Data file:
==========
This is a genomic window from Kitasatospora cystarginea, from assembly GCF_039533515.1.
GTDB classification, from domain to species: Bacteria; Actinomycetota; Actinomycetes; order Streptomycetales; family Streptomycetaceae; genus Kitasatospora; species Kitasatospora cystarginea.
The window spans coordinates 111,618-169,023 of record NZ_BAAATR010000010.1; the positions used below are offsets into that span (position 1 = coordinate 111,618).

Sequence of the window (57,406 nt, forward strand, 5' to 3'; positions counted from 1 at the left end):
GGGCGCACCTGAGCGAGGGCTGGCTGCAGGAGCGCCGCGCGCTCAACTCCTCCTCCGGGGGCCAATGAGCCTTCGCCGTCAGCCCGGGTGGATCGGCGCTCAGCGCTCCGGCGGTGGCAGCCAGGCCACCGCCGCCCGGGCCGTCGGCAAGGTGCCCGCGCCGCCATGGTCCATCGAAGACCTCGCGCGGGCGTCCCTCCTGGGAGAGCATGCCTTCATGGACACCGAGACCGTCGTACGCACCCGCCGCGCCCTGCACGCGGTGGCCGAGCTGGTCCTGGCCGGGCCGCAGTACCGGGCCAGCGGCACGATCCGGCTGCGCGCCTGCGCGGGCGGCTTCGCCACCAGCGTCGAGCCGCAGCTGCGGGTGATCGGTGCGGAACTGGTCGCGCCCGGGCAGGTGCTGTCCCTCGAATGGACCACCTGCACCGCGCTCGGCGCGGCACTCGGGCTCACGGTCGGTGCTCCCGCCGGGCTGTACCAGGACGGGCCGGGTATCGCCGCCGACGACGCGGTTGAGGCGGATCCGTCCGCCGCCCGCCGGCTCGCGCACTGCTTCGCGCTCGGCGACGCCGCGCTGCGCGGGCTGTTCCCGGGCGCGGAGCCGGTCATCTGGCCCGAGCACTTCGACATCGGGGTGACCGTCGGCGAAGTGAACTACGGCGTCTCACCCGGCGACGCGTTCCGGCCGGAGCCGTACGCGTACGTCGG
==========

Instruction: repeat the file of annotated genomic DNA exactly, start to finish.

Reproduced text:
This is a genomic window from Kitasatospora cystarginea, from assembly GCF_039533515.1.
GTDB classification, from domain to species: Bacteria; Actinomycetota; Actinomycetes; order Streptomycetales; family Streptomycetaceae; genus Kitasatospora; species Kitasatospora cystarginea.
The window spans coordinates 111,618-169,023 of record NZ_BAAATR010000010.1; the positions used below are offsets into that span (position 1 = coordinate 111,618).

Sequence of the window (57,406 nt, forward strand, 5' to 3'; positions counted from 1 at the left end):
GGGCGCACCTGAGCGAGGGCTGGCTGCAGGAGCGCCGCGCGCTCAACTCCTCCTCCGGGGGCCAATGAGCCTTCGCCGTCAGCCCGGGTGGATCGGCGCTCAGCGCTCCGGCGGTGGCAGCCAGGCCACCGCCGCCCGGGCCGTCGGCAAGGTGCCCGCGCCGCCATGGTCCATCGAAGACCTCGCGCGGGCGTCCCTCCTGGGAGAGCATGCCTTCATGGACACCGAGACCGTCGTACGCACCCGCCGCGCCCTGCACGCGGTGGCCGAGCTGGTCCTGGCCGGGCCGCAGTACCGGGCCAGCGGCACGATCCGGCTGCGCGCCTGCGCGGGCGGCTTCGCCACCAGCGTCGAGCCGCAGCTGCGGGTGATCGGTGCGGAACTGGTCGCGCCCGGGCAGGTGCTGTCCCTCGAATGGACCACCTGCACCGCGCTCGGCGCGGCACTCGGGCTCACGGTCGGTGCTCCCGCCGGGCTGTACCAGGACGGGCCGGGTATCGCCGCCGACGACGCGGTTGAGGCGGATCCGTCCGCCGCCCGCCGGCTCGCGCACTGCTTCGCGCTCGGCGACGCCGCGCTGCGCGGGCTGTTCCCGGGCGCGGAGCCGGTCATCTGGCCCGAGCACTTCGACATCGGGGTGACCGTCGGCGAAGTGAACTACGGCGTCTCACCCGGCGACGCGTTCCGGCCGGAGCCGTACGCGTACGTCGG